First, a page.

- Similarly, this got me thinking about “credibility” widgets. These are little graphics placed on a site to give that publisher kudos (e.g. “top 100 blog” or “best soul food restaurant in denver”). These little credibility factors often carry links back to the organization doing the ratings. Make sure these are tagged with “nofollow” as well.
- Finally, Google has warned about links placed on infographic download pages. Many infographic designers and producers create pages where their graphics can be downloaded and shared. You can often grab embed code to place the graphic on your own site or blog. This code often includes links and anchor that give the original designer credit. Cutts’ advice is simply to not overdo it and keep links relevant.
- Here is some more info on these embed code linking tactics.
Should We Still Utilize These Link Building Tactics?
In my view, both online press releases and blog posts should absolutely remain in your content promotion arsenal. While they do not convey link credit immediately, they still have the power to generate awareness for a website, blog post or other piece of content. As opposed to viewing them as the means to a link, they are now the means to awareness which can in turn translate to links.
For example, the traditional way of viewing the process looked a little like this:
- Submit Press Release – Get Link(s)
- Write Guest Post – Get Link(s)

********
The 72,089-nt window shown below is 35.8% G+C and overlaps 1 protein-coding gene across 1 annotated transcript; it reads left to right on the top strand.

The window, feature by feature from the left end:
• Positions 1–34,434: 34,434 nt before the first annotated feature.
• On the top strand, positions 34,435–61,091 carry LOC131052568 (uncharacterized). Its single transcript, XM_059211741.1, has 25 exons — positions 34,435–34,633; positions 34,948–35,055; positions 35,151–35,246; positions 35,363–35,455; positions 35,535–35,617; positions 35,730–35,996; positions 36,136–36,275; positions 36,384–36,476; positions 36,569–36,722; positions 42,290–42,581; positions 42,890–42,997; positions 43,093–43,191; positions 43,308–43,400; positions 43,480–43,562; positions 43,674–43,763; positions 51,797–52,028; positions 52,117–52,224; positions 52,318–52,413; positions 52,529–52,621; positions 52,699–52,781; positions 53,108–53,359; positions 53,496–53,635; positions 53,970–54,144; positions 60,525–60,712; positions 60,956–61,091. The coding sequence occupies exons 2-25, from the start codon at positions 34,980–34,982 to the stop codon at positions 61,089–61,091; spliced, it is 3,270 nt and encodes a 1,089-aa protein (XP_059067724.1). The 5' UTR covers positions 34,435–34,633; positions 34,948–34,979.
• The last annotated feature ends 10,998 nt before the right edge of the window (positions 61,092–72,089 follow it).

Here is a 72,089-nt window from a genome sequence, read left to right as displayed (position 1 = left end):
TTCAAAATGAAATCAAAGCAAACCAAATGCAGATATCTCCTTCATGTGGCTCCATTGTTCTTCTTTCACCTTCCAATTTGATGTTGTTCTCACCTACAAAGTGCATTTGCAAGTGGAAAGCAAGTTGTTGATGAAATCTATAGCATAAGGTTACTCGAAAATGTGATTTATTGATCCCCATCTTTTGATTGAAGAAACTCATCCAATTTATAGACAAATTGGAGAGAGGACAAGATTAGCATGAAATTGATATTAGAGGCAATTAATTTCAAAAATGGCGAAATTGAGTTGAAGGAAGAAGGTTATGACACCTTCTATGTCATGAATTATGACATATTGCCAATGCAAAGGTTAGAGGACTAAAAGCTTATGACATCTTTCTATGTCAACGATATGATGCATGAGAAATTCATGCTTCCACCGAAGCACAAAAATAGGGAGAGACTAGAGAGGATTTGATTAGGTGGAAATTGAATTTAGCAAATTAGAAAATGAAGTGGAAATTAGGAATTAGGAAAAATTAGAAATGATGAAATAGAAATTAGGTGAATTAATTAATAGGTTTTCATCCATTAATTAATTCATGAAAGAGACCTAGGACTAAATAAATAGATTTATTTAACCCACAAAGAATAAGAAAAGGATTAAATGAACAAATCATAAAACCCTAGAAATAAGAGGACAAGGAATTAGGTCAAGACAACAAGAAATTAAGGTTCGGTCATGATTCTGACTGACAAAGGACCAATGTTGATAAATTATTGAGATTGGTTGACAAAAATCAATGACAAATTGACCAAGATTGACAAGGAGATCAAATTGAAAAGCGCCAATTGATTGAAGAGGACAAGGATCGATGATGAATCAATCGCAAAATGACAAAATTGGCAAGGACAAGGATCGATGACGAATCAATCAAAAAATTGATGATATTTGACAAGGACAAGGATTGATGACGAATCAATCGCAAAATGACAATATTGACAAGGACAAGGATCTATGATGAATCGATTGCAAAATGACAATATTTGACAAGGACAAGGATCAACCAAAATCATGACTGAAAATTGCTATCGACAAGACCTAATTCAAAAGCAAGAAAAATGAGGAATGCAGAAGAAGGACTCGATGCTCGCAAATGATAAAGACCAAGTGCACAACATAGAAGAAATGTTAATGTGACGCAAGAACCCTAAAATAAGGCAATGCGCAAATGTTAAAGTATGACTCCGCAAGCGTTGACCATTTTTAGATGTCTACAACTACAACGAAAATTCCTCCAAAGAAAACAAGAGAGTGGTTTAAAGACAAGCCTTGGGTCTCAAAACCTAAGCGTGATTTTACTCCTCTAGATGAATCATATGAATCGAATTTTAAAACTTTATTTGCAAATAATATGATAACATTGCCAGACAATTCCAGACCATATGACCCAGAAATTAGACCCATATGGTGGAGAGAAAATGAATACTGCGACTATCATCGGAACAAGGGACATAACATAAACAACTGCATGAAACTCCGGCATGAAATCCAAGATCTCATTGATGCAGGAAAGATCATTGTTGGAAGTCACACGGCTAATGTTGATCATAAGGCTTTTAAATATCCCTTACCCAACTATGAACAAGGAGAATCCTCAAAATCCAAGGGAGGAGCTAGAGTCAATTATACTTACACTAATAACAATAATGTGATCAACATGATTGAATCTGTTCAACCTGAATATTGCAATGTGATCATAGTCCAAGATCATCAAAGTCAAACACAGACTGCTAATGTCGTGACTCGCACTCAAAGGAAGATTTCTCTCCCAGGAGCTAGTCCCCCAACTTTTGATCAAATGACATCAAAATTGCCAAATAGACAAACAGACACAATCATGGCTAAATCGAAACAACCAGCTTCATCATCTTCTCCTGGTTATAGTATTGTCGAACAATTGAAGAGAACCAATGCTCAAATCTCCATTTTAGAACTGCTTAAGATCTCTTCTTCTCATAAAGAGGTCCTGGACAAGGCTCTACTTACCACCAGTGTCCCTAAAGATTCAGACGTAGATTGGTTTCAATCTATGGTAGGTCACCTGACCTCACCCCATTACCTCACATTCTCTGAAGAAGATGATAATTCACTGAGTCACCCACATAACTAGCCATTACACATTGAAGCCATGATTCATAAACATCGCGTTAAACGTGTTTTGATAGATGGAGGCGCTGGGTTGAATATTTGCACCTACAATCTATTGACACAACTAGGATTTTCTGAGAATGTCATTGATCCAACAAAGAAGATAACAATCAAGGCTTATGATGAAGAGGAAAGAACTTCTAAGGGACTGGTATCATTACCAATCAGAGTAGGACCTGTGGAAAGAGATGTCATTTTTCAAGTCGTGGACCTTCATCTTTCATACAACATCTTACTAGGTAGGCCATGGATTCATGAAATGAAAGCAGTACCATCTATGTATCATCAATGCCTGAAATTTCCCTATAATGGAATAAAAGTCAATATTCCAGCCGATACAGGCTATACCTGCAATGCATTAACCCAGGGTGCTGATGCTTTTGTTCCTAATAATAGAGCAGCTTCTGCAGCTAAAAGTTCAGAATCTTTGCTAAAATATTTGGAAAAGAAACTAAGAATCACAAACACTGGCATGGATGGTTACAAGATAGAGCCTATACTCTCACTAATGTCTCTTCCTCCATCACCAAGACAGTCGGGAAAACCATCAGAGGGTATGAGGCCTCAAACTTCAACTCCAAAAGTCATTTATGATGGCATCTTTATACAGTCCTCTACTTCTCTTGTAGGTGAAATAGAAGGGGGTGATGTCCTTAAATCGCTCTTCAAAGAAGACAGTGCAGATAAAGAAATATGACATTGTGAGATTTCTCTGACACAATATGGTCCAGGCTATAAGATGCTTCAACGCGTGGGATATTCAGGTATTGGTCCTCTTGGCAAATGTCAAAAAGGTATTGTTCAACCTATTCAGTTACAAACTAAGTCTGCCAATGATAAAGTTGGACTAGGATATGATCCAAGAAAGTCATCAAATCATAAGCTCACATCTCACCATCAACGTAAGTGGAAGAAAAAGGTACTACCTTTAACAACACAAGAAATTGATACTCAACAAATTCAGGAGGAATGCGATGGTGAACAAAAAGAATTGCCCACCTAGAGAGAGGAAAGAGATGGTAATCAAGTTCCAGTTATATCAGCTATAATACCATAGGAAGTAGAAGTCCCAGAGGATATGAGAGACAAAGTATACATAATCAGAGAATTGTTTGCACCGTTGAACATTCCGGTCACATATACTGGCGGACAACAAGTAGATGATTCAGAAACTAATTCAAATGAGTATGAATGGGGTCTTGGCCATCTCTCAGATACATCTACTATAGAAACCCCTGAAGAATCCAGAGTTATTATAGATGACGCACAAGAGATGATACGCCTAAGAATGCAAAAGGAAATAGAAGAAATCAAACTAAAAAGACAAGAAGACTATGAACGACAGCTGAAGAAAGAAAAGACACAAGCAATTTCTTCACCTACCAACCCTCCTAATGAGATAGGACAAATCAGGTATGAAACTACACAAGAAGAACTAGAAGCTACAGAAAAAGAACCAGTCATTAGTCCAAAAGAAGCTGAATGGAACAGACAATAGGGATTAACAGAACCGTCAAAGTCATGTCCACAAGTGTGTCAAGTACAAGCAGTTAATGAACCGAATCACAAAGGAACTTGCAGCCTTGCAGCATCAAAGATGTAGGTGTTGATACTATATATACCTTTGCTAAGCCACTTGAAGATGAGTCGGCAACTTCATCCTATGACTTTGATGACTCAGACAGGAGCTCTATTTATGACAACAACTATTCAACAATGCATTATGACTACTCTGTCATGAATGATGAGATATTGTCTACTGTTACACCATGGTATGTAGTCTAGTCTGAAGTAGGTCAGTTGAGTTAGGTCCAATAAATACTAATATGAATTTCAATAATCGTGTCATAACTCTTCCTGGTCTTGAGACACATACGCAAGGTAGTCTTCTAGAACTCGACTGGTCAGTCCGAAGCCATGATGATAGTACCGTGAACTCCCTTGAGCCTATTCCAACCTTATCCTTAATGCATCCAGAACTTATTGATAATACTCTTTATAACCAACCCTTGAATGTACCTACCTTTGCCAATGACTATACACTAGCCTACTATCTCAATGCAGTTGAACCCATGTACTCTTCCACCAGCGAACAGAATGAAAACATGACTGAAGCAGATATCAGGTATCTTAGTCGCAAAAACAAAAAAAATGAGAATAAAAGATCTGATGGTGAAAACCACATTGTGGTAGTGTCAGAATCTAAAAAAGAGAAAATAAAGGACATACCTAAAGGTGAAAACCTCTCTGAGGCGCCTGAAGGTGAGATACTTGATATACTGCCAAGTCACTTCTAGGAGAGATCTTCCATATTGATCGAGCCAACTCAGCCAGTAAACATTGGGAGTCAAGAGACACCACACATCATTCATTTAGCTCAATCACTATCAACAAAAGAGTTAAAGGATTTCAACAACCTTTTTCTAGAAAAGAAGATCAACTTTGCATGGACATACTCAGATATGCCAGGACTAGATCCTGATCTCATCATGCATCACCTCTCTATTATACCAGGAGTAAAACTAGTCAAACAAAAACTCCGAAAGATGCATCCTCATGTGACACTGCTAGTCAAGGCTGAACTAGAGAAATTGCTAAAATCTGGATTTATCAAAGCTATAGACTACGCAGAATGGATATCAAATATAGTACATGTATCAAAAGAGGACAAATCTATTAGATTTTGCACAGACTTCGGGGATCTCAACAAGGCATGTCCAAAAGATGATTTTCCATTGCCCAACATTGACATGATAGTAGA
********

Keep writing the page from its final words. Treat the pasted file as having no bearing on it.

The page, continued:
Now, the approach should be viewed as such:
- Submit Press Release – Encourage Recipients to Learn More – Get Link(s)
- Write Guest Post – Generate Awareness for an Online Asset – Get Link(s)
The approach is truly indirect. To use a bad sports analogy, we are now “setting up the play” as opposed to simply lobbying the ball up for an alley-oop dunk. This places greater emphasis on developing killer online press rooms and viewing every guest post as a unique exercise in promotion.
The Onus is on Content
You have to admit — deriving links from half-baked press releases and uninspired guest posts is kind of a cheap way to go about earning new links, right? Let’s no longer take the easy route (primarily because it won’t work). The priority from Google’s standpoint, as it always has been, is to develop amazing content that is link-worthy. How can you create and/or refresh your online content so that it reaches a state in which your arch nemesis would be compelled to share it?
When I first started my career, I got some great advice:
Don’t worry about your salary. Concern yourself with doing great work. If you do that, the money will come.
For SEO professionals, the advice is similar:
Don’t worry about link building. Concern yourself with building great content. If you do that, the links will come.
No matter what kind of content you are building (videos, graphics, editorial pieces, podcasts, etc.), it has to resonate with the audience and deliver usefulness and value. Here are a few resources on how to identify, develop and distribute content that is undeniably link-worthy.
- Creating Social Substance: Talkable & Useful Content
- Build a Successful Content Marketing Strategy in 7 Steps
- The 6-Step Path to Creating Inherently Useful Marketing
- Winning the Content Marketing Game: 4 Types of Killer Content
- The Advanced Guide to Content Marketing
- Planning Content Marketing – a “Where to Start” Example